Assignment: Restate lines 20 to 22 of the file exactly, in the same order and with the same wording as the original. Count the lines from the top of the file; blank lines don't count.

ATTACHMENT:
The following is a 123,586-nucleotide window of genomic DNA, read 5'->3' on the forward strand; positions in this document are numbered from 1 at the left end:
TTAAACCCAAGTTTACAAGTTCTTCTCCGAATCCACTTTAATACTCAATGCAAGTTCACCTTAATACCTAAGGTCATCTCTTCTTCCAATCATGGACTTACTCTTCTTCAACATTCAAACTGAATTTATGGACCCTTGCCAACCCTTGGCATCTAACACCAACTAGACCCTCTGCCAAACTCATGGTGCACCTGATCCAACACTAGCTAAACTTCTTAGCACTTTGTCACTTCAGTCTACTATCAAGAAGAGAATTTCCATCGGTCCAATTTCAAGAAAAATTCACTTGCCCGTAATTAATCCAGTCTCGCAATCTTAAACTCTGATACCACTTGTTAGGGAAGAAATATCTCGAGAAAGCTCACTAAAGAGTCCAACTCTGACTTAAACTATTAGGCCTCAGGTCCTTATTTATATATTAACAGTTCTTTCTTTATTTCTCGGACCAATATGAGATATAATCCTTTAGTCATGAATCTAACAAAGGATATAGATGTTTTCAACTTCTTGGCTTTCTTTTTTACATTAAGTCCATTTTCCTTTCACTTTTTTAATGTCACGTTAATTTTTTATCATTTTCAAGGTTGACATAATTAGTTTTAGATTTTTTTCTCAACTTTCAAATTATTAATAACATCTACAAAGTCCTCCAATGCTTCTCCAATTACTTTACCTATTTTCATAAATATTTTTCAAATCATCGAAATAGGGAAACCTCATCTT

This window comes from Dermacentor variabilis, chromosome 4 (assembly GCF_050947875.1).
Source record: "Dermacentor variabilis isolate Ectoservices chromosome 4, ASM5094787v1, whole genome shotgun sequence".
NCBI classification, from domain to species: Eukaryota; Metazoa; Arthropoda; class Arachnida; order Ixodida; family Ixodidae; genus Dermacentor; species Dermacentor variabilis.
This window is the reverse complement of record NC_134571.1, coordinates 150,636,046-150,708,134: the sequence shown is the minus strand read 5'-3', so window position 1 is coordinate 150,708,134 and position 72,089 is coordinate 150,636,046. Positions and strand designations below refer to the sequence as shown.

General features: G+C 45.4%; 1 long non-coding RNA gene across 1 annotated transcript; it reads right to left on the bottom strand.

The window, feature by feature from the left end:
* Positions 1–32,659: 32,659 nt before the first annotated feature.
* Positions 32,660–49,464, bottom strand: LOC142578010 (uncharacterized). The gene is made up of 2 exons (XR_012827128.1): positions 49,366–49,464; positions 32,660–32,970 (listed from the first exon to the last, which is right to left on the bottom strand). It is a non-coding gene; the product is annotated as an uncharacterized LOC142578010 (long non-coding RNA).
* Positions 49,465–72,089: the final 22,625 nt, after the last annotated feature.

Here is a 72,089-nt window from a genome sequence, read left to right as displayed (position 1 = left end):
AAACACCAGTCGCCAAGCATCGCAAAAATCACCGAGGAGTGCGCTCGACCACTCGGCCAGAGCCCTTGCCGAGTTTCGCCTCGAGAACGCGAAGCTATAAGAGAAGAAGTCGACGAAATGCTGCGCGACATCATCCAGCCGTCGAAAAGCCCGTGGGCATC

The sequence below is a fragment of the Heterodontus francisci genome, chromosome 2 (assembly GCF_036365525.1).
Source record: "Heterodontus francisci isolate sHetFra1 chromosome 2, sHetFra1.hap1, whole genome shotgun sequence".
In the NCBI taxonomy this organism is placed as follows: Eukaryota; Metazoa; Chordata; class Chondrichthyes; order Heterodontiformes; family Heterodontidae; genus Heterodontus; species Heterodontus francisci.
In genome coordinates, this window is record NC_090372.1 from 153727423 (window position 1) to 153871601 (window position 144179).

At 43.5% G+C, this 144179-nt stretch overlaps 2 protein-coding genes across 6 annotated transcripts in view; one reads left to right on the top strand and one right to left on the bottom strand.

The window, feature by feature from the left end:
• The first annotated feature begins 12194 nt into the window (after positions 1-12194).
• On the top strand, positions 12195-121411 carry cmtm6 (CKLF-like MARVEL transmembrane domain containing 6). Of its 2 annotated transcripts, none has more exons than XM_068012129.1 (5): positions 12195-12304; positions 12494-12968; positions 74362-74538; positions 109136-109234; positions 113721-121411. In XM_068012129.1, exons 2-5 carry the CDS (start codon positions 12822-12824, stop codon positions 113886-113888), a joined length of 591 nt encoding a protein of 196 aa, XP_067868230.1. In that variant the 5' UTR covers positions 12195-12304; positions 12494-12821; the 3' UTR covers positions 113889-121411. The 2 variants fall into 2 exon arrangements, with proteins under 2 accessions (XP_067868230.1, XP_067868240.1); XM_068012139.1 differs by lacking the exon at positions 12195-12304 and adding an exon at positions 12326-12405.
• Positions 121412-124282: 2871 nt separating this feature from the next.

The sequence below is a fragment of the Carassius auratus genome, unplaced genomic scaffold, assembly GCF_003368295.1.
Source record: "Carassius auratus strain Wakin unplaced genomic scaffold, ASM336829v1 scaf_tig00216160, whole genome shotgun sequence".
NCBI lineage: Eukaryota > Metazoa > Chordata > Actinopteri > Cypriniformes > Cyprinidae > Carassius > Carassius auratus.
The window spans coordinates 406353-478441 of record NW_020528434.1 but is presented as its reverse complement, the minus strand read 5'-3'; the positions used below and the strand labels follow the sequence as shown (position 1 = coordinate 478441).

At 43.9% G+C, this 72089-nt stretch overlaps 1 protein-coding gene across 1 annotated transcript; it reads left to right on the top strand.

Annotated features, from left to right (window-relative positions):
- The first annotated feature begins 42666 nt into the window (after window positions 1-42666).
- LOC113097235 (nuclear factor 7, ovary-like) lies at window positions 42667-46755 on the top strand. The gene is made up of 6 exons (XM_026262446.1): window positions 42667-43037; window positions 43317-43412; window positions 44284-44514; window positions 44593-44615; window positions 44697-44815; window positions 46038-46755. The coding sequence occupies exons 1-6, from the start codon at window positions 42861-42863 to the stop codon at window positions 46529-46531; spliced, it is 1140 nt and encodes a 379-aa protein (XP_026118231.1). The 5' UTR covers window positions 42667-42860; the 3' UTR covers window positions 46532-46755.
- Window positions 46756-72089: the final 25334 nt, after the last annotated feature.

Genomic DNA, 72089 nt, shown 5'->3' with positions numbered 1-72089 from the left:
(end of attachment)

• The first annotated feature begins 12194 nt into the window (after positions 1-12194).
• On the top strand, positions 12195-121411 carry cmtm6 (CKLF-like MARVEL transmembrane domain containing 6). Of its 2 annotated transcripts, none has more exons than XM_068012129.1 (5): positions 12195-12304; positions 12494-12968; positions 74362-74538; positions 109136-109234; positions 113721-121411. In XM_068012129.1, exons 2-5 carry the CDS (start codon positions 12822-12824, stop codon positions 113886-113888), a joined length of 591 nt encoding a protein of 196 aa, XP_067868230.1. In that variant the 5' UTR covers positions 12195-12304; positions 12494-12821; the 3' UTR covers positions 113889-121411. The 2 variants fall into 2 exon arrangements, with proteins under 2 accessions (XP_067868230.1, XP_067868240.1); XM_068012139.1 differs by lacking the exon at positions 12195-12304 and adding an exon at positions 12326-12405.
• Positions 121412-124282: 2871 nt separating this feature from the next.